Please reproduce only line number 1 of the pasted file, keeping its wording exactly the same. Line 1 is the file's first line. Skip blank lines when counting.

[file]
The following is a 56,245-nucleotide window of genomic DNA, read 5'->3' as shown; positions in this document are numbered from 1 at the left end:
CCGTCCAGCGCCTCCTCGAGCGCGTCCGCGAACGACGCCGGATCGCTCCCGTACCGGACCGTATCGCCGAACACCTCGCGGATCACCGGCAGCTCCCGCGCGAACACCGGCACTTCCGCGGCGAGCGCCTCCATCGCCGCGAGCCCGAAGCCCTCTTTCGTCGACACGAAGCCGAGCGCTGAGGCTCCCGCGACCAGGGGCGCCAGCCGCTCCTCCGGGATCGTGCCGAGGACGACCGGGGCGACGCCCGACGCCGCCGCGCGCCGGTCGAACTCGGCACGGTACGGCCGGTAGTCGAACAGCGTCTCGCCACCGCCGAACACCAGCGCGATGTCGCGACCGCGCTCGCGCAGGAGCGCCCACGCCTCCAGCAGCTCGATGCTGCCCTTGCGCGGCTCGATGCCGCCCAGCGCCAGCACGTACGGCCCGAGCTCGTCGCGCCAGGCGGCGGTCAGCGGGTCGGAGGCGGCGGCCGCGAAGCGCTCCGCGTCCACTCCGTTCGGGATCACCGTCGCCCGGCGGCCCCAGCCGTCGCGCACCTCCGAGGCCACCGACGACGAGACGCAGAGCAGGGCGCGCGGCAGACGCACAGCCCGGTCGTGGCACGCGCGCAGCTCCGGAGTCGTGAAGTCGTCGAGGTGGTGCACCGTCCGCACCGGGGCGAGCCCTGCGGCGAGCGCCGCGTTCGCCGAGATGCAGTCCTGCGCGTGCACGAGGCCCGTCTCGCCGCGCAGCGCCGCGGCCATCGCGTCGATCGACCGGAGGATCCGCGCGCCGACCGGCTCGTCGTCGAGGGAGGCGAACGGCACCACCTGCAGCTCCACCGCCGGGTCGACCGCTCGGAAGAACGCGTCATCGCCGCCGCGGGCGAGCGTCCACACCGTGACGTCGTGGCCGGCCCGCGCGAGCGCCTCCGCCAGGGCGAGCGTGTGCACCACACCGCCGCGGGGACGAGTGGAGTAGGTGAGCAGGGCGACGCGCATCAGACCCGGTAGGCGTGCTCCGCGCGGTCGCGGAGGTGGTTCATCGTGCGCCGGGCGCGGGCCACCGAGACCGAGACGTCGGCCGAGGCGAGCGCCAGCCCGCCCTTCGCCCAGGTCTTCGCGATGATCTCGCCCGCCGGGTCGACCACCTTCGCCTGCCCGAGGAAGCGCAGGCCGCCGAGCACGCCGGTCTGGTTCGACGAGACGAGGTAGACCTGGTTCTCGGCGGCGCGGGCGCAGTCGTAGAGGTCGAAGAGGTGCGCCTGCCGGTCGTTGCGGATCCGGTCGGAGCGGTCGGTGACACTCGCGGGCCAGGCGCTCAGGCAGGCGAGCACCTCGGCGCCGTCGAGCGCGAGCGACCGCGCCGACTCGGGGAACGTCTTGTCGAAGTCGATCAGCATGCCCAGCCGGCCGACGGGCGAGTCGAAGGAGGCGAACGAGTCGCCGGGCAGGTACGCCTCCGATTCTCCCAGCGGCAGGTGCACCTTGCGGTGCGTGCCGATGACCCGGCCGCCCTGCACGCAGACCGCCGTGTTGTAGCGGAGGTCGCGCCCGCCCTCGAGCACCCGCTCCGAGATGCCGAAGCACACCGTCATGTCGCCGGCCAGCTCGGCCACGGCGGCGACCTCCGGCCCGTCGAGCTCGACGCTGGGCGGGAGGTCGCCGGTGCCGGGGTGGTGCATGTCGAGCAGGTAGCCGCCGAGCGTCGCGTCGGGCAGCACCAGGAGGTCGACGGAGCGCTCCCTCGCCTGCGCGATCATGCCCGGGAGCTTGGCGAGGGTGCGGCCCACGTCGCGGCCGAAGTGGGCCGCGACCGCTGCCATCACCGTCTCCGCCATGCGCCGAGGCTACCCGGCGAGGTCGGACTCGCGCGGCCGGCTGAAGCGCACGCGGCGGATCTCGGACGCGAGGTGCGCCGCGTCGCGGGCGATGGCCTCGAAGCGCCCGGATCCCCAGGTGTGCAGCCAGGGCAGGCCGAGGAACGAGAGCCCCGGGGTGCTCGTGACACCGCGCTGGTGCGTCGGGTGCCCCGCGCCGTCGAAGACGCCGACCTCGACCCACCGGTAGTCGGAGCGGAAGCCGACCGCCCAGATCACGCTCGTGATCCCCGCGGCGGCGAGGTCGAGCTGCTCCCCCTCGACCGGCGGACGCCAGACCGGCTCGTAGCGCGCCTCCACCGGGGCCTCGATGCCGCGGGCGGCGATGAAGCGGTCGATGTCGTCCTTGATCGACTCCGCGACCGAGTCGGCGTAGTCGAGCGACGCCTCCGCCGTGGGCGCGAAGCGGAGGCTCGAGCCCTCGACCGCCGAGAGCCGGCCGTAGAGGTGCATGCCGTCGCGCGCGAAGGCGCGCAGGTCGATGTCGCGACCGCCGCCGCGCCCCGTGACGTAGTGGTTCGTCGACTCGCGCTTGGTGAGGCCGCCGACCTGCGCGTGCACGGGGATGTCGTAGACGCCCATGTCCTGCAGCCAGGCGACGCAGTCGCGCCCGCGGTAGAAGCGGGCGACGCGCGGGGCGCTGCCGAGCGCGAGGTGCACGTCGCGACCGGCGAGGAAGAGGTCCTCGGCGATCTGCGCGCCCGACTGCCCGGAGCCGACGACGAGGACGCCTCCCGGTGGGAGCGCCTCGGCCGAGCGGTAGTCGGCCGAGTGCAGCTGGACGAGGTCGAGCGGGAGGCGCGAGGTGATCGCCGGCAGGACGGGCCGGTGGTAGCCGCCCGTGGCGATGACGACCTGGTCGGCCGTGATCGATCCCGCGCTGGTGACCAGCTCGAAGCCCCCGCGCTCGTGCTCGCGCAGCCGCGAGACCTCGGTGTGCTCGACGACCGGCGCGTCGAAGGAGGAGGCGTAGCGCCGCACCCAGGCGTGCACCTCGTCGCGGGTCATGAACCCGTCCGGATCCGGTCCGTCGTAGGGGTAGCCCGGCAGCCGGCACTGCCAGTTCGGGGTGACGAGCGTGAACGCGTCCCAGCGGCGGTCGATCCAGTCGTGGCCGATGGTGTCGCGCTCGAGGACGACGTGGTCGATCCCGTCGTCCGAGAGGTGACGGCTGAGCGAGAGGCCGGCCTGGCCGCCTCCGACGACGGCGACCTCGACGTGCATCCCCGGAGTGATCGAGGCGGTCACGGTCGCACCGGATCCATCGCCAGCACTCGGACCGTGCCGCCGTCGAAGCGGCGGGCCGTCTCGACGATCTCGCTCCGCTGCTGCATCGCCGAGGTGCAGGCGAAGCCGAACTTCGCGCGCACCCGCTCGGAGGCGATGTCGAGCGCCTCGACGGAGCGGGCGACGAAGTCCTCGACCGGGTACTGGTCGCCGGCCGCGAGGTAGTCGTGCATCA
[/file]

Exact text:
The following is a 56,245-nucleotide window of genomic DNA, read 5'->3' as shown; positions in this document are numbered from 1 at the left end: